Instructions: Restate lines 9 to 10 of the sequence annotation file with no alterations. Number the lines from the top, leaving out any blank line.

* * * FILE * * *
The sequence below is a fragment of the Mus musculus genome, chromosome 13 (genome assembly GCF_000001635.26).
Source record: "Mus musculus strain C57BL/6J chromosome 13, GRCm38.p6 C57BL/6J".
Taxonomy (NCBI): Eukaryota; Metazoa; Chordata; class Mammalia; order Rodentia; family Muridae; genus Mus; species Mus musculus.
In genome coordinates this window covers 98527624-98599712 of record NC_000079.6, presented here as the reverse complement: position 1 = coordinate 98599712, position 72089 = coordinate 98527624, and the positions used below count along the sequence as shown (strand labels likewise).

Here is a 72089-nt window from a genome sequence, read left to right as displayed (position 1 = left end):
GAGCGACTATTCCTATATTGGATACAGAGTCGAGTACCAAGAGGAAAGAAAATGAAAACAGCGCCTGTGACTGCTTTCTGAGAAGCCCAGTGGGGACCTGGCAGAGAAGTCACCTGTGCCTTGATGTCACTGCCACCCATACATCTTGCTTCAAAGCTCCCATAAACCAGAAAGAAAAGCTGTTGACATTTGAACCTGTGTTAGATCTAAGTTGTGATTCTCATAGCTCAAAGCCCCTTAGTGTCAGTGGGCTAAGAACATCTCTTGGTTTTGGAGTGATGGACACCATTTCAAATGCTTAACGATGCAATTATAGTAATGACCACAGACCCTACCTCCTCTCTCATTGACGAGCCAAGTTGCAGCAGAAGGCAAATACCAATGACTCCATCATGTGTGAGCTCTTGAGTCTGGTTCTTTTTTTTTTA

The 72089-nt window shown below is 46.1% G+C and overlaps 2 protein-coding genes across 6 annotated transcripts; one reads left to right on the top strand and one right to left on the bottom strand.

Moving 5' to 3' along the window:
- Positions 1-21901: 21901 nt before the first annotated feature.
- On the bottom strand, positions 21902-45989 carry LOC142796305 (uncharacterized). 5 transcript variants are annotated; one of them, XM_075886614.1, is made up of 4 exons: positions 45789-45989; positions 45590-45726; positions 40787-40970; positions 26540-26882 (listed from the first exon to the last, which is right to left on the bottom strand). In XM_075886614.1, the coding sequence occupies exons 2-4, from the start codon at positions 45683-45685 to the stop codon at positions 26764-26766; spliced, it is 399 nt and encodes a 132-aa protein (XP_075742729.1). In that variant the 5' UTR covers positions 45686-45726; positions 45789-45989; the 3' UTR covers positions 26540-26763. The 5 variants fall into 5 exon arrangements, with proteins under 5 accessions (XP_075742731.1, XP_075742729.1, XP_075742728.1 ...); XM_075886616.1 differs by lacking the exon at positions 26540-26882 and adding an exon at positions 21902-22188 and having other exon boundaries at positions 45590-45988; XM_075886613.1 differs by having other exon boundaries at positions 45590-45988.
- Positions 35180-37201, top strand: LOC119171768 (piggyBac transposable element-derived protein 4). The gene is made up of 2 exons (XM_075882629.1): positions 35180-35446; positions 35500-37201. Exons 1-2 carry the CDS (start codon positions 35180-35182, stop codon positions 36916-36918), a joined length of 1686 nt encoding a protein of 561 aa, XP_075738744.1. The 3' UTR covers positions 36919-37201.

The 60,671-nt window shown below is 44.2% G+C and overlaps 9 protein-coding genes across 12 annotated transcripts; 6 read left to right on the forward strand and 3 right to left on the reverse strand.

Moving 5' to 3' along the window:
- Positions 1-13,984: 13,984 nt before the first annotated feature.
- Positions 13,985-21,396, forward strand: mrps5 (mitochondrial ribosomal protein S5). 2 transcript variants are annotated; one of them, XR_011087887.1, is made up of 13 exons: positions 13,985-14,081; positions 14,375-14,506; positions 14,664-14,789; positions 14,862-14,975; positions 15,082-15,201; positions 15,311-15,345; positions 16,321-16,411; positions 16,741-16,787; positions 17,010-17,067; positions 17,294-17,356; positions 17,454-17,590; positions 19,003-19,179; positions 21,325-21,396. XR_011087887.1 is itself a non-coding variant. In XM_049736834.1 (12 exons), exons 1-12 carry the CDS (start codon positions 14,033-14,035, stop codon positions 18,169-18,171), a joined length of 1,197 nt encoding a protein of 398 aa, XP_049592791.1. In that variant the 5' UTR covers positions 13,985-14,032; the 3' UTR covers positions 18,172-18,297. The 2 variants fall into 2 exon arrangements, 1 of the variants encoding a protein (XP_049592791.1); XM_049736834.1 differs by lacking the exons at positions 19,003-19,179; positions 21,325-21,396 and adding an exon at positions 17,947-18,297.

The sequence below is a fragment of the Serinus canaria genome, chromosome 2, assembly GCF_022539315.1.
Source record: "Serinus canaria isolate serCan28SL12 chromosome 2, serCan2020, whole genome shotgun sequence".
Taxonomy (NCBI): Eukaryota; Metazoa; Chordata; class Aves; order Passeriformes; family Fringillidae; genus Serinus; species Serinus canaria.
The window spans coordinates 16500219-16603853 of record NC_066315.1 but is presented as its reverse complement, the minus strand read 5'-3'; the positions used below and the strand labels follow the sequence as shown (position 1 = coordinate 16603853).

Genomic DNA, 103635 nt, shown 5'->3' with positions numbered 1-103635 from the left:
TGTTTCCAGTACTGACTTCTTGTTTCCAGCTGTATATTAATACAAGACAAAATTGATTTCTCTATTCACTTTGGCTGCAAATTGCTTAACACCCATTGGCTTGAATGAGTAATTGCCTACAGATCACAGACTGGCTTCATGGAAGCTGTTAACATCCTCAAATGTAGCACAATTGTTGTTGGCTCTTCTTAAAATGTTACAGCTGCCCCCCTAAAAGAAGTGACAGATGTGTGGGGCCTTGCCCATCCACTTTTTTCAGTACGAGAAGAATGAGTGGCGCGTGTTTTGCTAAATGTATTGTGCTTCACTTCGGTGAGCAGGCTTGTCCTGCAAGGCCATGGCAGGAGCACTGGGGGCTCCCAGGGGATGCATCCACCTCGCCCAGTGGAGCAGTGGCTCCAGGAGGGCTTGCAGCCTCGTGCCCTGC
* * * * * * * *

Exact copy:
- Positions 1-21901: 21901 nt before the first annotated feature.
- On the bottom strand, positions 21902-45989 carry LOC142796305 (uncharacterized). 5 transcript variants are annotated; one of them, XM_075886614.1, is made up of 4 exons: positions 45789-45989; positions 45590-45726; positions 40787-40970; positions 26540-26882 (listed from the first exon to the last, which is right to left on the bottom strand). In XM_075886614.1, the coding sequence occupies exons 2-4, from the start codon at positions 45683-45685 to the stop codon at positions 26764-26766; spliced, it is 399 nt and encodes a 132-aa protein (XP_075742729.1). In that variant the 5' UTR covers positions 45686-45726; positions 45789-45989; the 3' UTR covers positions 26540-26763. The 5 variants fall into 5 exon arrangements, with proteins under 5 accessions (XP_075742731.1, XP_075742729.1, XP_075742728.1 ...); XM_075886616.1 differs by lacking the exon at positions 26540-26882 and adding an exon at positions 21902-22188 and having other exon boundaries at positions 45590-45988; XM_075886613.1 differs by having other exon boundaries at positions 45590-45988.